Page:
The hybrid LED-OLED patent application could be an early sign of Cree’s intention to change the company’s product strategy.
The patent application describes a solid state lighting system and or a luminaire that can generate white light by combining OLED lights with another solid state emitter, for instance a conventional LED. The OLED and other emitters are arranged spaced apart in a mixing chamber of the luminaire to minimize color hot spots that can be found in typical LED emitters when using two different colors in close proximity in a luminaire.
Cree offers four types of examples for how the proposed hybrid OLED-LED technology would function. In the first case the solid state emitter is a conventional LED packaged with phosphor to emit blue-shifted yellow light (BSY) as the first color, while the OLED is operable to emit red light as the second color of light. The two are combined to create white light with a Color Rendering Index (CRI) of 90. In some cases, the diffuser is placed adjacent to the substantially transparent substrate.
In the second example, the solid state emitters that emit the first color of light are phosphor free LEDs that are used in combination with a remote phosphor. The
remote phosphor is placed near the OLED substrate. LEDs that emit the first color of light might be blue light, and the remote phosphor is used in combination with the
LEDs to produce BSY light mixed with red light from OLED at the opening of the mixing chamber. A dichoric mirror is employed in the opening of the mixing chamber, and placed between the substrate and remote phosphor, for example, a red dichroic mirror. The mirror prevents absorption of the red light by the mixing chamber, and devices or structures within.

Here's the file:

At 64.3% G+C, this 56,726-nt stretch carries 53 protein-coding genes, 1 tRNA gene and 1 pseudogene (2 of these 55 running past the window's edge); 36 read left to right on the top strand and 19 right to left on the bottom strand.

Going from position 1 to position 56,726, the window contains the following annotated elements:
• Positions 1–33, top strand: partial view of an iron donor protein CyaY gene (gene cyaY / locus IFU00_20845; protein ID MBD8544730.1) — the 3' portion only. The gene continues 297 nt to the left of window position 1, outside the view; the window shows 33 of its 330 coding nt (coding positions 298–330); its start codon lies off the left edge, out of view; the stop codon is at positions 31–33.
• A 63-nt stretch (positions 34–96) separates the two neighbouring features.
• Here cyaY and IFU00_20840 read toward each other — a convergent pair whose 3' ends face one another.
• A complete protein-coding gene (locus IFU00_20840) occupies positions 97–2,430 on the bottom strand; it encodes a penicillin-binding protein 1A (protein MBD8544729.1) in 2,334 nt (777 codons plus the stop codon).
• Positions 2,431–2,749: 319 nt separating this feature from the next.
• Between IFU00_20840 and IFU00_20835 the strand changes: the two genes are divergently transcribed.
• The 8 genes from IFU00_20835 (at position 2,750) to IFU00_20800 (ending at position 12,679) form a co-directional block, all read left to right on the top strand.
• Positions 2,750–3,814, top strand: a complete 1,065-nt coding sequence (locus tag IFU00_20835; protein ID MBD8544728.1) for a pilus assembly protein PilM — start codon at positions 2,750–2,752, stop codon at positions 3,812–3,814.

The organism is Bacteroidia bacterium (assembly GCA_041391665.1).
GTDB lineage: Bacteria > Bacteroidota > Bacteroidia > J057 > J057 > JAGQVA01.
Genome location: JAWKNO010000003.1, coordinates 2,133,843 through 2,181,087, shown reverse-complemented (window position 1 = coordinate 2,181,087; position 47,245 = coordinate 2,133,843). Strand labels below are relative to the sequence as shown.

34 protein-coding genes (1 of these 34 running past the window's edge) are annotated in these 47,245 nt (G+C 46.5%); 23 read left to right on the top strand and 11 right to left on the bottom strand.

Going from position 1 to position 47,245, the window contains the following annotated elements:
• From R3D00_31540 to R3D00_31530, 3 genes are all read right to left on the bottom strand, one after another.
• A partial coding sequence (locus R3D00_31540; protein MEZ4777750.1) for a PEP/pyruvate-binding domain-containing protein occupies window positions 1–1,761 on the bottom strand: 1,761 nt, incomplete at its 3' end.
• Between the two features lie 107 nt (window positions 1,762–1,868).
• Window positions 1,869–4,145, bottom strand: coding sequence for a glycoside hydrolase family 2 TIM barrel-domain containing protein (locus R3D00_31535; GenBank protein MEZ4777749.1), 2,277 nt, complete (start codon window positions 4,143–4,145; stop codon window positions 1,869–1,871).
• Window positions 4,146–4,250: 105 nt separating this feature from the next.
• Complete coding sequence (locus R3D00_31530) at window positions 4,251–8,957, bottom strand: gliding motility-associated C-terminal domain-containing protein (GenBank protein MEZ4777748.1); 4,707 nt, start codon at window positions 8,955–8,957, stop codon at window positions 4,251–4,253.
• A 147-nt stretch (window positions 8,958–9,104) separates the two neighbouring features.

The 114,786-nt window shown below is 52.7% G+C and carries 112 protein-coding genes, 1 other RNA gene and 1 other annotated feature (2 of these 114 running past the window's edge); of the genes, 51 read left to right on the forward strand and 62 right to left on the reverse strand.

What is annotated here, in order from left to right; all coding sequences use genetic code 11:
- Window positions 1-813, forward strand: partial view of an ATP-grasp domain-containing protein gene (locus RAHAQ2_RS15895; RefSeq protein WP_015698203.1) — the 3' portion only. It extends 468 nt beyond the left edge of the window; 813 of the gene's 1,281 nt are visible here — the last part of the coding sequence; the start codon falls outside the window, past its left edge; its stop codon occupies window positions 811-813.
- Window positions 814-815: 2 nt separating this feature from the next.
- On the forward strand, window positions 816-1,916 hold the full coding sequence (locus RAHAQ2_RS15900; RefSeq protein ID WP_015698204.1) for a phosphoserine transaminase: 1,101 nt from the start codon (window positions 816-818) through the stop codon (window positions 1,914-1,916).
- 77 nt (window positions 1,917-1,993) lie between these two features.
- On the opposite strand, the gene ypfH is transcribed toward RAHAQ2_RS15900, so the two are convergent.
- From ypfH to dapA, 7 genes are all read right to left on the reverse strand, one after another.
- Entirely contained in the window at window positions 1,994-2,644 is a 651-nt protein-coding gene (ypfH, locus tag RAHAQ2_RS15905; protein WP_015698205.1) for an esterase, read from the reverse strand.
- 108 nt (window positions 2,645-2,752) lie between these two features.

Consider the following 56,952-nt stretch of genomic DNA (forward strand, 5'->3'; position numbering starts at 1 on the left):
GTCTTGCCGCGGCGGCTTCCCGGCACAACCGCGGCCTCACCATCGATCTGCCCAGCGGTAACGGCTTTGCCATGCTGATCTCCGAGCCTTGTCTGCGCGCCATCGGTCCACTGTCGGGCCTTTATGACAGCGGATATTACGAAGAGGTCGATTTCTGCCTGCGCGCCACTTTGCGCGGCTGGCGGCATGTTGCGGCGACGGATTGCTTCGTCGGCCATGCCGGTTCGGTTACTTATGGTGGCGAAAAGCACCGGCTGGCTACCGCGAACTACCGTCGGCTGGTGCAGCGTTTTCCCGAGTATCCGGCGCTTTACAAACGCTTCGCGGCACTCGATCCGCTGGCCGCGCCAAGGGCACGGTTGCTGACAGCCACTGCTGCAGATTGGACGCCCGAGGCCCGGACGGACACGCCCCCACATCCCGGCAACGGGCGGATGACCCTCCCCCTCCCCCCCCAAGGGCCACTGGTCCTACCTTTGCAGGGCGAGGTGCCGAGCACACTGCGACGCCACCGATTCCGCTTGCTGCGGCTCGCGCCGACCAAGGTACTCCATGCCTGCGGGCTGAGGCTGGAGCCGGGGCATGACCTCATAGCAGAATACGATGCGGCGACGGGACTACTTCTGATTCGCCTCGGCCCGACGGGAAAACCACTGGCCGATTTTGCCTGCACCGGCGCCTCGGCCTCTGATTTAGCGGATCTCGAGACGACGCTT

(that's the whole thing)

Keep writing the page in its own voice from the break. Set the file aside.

The third example, the lighting system is based on two types of emitters used to make a luminaire by providing the mixing chamber with the plurality of emitters to
emit light of the first wavelength, whether these are BSy emitters using a local phosphor, blue emitters, or other color emitting LEDs designed to work with a remote phosphor. The OLED on the transparent substrate is installed at the opening through which light exits the mixing chamber and the eventually the luminaire. The mixing chamber is connected to a heat sink and power connections are provided to all emitters, the finished luminaire may include a power supply or powered by a DC power system.
In the other example, the light from the blue-emitting LEDs in a luminaire has a dominant wavelength from 435 to 490 nm, the light from the OLED has a dominant
wavelength from 600 to 640 nm and the light from the phosphor has a dominant wavelength from 540 to 585 nm. In some examples, the light from the blue-emitting LEDs
in a luminaire has a dominant wavelength from 440 to 480 nm, the light from the OLED has a dominant wavelength from 605 to 630 nm and the light from the phosphor has a dominant wavelength from 560 to 580 nm.
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